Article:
matt | February 5, 2014
This little project has turned into a bit of a crash course of the state of video on the web, and I uncovered a couple of bugs with ownCloud along the way.
The first thing you may notice is that I’m not embedding them in to this page. The reason is that, due to a latent bug in ownCloud, were I to do so, it wouldn’t work.
I also fixed an issue where it would make the videos appear too large on small screens, and submitted a patch to fix that. It is already live on my instance of ownCloud, so you should notice no such issue.
Now, all that said, I’m not using any funny players (at least, not intentionally – there may be other players on ownCloud of which I’m not aware), just straight HTML5 video tags. The video format I’m using is Ogg Theora, which is Well Supported. So, if it doesn’t work for you, then you’re likely either using a very old browser or IE. In both cases, the solution is to upgrade your browser, I think. Further, I found an HTML5 compatibility tests to see how your browser fares.
Anyway, having sat through all of that, now you get videos of cats.
Edit: Despite the browser support claiming that it is supported, apparently that does not include on Android. Further, apparently Ogg Theora is not supported on Android at all. So, I did go back and check to see how well h.264 works and the answer is.. not well. The above are all full HD (1920×1080) lossy encoded video, which basically doesn’t work on my Android tablet (ASUS TF101 running 4.2.2.). I can get them to work, but only at really low resolution, and for really small samples. I’m not willing to force such a low quality to support mobile devices, especially since video on those devices is (in my experience) pretty hit or miss without a custom app like YouTube and Netflix have). I realize that this tablet is a few years old at this point, so it may be that more modern machines have the horsepower to decode HD h.264 videos, All that said, I’m going to switch to h.264, as it seems about as compatible as Ogg Theora on the desktop, and is more compatible on mobile and embedded devices. However, I’m not going to compromise on the quality settings, so the videos still may not work if your device isn’t powerful enough. I have updated the above according to this logic.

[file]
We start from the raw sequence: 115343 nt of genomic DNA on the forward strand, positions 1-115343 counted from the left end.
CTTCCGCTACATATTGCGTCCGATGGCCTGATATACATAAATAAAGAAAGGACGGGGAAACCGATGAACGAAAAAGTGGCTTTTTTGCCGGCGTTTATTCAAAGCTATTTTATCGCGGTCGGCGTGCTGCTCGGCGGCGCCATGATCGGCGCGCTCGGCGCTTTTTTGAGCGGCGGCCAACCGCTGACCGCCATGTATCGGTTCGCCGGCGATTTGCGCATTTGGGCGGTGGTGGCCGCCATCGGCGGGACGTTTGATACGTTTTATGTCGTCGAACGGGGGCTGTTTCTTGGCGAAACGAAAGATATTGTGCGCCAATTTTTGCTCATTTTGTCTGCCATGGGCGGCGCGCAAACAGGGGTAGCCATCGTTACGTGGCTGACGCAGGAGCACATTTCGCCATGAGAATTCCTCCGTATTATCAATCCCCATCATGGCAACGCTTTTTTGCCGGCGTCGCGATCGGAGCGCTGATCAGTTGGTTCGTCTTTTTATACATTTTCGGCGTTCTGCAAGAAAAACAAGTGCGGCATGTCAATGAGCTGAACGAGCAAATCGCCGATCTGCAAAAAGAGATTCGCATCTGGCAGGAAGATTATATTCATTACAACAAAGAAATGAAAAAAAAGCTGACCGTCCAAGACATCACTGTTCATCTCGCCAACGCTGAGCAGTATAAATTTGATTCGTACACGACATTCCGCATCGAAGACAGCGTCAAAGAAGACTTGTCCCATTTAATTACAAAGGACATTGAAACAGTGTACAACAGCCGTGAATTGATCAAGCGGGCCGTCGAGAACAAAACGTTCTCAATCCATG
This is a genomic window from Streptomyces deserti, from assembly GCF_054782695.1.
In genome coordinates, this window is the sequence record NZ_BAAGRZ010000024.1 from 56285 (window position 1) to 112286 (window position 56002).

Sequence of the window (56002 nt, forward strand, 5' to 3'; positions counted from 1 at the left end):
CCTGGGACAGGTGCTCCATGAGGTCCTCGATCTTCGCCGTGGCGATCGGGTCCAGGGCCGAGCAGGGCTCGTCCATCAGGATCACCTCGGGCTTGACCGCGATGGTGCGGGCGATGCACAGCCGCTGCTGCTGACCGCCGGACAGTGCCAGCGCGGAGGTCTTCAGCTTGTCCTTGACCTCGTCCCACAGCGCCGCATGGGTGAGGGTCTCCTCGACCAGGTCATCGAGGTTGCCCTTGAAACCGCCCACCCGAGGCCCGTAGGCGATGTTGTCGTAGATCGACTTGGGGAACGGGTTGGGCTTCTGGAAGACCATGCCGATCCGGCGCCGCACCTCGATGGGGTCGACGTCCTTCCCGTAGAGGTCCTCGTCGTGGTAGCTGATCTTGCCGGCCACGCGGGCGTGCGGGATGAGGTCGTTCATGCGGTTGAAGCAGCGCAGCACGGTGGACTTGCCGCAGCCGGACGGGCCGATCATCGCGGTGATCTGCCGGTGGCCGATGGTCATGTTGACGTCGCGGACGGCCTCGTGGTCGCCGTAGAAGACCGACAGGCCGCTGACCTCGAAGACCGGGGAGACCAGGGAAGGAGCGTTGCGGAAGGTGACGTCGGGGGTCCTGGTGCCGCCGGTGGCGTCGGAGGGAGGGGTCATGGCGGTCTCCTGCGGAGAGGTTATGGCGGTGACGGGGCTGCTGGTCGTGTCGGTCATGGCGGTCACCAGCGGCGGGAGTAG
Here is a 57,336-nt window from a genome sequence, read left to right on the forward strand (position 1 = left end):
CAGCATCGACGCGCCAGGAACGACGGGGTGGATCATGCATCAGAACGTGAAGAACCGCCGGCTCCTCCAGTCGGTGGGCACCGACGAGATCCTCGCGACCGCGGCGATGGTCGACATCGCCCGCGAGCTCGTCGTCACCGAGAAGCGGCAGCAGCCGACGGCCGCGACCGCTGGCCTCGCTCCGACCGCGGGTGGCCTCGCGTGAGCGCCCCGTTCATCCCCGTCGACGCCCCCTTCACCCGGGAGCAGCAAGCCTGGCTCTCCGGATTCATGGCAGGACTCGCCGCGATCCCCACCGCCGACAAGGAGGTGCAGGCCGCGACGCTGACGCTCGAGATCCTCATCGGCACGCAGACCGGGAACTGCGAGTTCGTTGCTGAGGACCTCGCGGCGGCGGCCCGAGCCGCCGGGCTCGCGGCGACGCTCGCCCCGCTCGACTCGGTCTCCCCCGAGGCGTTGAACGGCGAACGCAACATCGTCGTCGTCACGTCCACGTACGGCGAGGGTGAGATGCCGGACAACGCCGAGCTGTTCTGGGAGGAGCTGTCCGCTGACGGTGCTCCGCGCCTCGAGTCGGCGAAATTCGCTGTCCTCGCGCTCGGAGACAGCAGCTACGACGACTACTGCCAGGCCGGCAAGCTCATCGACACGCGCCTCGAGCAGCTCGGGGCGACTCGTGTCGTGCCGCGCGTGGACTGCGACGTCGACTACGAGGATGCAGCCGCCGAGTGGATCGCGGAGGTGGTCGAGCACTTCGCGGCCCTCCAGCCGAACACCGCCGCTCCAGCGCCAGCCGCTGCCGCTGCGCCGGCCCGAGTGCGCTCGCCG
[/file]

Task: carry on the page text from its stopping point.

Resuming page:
If anyone has suggestions as to settings which would make my h.264 .m4v’s more compatible, I’d love to hear them.